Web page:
Changeset 7701 in ntrip for trunk


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Timestamp:
Jan 18, 2016, 1:48:54 PM (4 years ago)
Author:
weber
Message:

Documentation completed

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1 edited

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  • trunk/BNC/src/bnchelp.html

    r7700 r7701  
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    319 Prof. Mervart started working on BNC in 2005. His sole responsibility for writing the program code ended February 2015. In March 2015, Dipl.-Ing. Andrea St&uuml;rze [andrea.stuerze@bkg.bund.de] took over the responsibility for maintenance  and further development of BNC's source code.
     319Prof. Mervart started working on BNC in 2005. His sole responsibility for writing the program code ended February 2015. In March 2015, Dipl.-Ing. Andrea St&uuml;rze [andrea.stuerze@bkg.bund.de] took over the responsibility for maintaining  and further developing BNC's source code.
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    1063 To cope with an increasing number of transmitting GNSS reference stations, the Federal Agency for Cartography and Geodesy (BKG) together with the Informatik Centrum Dortmund (ICD) in Germany developed a streaming protocol for satellite navigation data called 'Networked Transport of RTCM via Internet Protocol' (Ntrip). The protocol was built on top of the HTTP standard and included the provision of meta data describing the stream content. Any stream could now be globally transmitted over just one IP port: HTTP port 80. Stream availability and content details became part of the transport protocol. The concept was first published in 2003 (Weber et al. 2003) and was based on three software components, namely an NtripServer pushing data from a reference station to an NtripCaster and an NtripClient pulling data from the stream splitting caster to support a rover receiver. (Note that from a socket-programmers perspective NtripServer and NtripClient both act as clients; only the NtripCaster operates as socket-server.) Ntrip could essentially benefit from Internet Radio developments. It was the ICECAST multimedia server which provided the bases for BKG's 'Professional Ntrip Broadcaster' with software published first in 2003 and of course again as Open Source under GPL.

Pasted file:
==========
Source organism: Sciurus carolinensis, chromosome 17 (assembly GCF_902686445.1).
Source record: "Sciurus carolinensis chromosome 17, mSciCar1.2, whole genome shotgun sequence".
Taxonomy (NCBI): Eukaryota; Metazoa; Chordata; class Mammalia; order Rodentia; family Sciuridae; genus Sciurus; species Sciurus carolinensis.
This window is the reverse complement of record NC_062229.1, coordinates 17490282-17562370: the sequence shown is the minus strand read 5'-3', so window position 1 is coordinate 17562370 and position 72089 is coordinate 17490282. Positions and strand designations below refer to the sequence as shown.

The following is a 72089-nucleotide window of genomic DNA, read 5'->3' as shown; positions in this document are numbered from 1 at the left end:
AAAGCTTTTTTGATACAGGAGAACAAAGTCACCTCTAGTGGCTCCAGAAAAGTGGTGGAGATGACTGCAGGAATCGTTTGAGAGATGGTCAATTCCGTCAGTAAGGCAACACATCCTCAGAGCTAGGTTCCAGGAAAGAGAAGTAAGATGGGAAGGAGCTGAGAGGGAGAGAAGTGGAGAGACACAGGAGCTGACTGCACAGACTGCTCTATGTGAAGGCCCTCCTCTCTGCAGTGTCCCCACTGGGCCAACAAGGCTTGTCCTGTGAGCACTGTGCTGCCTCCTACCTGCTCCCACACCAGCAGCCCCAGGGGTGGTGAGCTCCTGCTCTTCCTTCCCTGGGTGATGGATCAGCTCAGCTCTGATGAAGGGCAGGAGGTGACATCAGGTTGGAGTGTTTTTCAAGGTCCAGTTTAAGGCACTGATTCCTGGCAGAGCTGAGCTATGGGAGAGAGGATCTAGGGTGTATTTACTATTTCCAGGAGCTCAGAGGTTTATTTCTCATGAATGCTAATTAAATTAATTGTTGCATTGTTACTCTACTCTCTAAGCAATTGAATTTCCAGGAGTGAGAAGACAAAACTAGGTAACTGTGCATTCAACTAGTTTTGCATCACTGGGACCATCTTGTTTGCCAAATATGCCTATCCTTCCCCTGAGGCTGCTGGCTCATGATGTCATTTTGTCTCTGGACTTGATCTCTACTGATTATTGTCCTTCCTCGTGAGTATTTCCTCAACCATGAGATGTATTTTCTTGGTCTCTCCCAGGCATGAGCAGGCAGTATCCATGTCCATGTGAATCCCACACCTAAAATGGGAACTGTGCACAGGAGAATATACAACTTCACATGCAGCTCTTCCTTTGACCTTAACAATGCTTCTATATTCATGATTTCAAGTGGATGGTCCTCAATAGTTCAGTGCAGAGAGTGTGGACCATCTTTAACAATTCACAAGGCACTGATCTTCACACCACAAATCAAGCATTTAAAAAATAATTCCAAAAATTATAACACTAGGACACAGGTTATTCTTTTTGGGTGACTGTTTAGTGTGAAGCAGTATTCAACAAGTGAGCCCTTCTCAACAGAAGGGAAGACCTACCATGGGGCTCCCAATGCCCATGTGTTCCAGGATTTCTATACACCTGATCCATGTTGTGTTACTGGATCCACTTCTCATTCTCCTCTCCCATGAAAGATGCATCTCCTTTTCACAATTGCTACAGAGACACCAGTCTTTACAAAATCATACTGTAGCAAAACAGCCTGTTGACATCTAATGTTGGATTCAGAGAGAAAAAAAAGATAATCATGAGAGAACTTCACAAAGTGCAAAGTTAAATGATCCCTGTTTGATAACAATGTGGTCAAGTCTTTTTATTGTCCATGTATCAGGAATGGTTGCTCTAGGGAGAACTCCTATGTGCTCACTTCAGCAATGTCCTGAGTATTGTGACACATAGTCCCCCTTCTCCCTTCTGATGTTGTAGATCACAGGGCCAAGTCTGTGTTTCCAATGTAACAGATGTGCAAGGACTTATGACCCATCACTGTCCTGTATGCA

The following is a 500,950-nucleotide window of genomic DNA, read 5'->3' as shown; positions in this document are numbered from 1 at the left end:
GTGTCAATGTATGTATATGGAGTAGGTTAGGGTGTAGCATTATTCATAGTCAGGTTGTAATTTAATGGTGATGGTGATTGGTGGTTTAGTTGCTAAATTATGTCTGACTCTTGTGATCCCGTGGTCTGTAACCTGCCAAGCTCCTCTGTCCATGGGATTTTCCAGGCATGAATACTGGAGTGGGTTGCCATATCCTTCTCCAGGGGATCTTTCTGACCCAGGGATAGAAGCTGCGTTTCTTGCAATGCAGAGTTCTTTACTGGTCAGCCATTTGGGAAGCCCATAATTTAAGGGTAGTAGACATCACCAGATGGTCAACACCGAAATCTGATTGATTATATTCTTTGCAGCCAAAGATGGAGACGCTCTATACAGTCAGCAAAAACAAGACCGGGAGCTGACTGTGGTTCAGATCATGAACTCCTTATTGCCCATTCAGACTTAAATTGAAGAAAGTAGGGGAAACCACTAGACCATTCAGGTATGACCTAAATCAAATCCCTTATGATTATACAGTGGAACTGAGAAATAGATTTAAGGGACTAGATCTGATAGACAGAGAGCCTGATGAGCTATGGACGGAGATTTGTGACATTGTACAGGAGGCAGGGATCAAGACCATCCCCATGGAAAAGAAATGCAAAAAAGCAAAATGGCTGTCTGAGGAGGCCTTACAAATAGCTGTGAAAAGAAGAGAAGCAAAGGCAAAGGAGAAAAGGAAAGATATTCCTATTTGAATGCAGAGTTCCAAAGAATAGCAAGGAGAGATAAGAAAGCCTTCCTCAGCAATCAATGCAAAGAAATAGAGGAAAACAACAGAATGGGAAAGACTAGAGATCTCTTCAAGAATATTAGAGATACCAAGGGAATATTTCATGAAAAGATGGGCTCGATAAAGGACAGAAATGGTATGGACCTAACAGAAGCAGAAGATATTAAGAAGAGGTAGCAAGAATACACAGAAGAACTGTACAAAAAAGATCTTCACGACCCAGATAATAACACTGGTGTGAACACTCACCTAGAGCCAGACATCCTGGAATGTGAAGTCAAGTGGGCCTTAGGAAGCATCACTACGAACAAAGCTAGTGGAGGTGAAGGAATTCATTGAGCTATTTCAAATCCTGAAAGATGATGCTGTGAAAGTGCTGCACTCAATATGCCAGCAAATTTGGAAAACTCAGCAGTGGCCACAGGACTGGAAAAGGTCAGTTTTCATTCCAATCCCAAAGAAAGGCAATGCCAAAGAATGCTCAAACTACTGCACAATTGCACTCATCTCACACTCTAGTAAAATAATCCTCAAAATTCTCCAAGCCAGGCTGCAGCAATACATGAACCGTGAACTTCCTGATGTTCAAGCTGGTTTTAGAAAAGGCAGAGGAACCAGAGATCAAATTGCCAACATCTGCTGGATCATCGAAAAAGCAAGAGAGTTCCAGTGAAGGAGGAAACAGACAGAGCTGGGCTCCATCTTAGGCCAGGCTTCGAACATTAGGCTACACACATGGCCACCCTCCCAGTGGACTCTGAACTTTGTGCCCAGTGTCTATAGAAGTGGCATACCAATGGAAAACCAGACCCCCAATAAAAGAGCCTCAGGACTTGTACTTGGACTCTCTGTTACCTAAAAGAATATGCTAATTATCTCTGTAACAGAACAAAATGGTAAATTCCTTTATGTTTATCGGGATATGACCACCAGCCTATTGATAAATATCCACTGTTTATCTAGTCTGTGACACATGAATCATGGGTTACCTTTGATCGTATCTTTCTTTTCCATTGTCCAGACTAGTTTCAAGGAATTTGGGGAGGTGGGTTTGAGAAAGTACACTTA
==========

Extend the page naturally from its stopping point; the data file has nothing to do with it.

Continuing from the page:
1063To cope with an increasing number of transmitting GNSS reference stations, the Federal Agency for Cartography and Geodesy (BKG) together with the Informatik Centrum Dortmund (ICD) in Germany developed a streaming protocol for satellite navigation data called 'Networked Transport of RTCM via Internet Protocol' (Ntrip). The protocol was built on top of the HTTP standard and included the provision of meta data describing the stream content. Any stream could now be globally transmitted over just one IP port: HTTP port 80. Stream availability and content details became part of the transport protocol. The concept was first published in 2003 (Weber et al. 2004 & 2005) and was based on three software components, namely an NtripServer pushing data from a reference station to an NtripCaster and an NtripClient pulling data from the stream splitting caster to support a rover receiver. (Note that from a socket-programmers perspective NtripServer and NtripClient both act as clients; only the NtripCaster operates as socket-server.) Ntrip could essentially benefit from Internet Radio developments. It was the ICECAST multimedia server which provided the bases for BKG's 'Professional Ntrip Broadcaster' with software published first in 2003 and of course again as Open Source under GPL.
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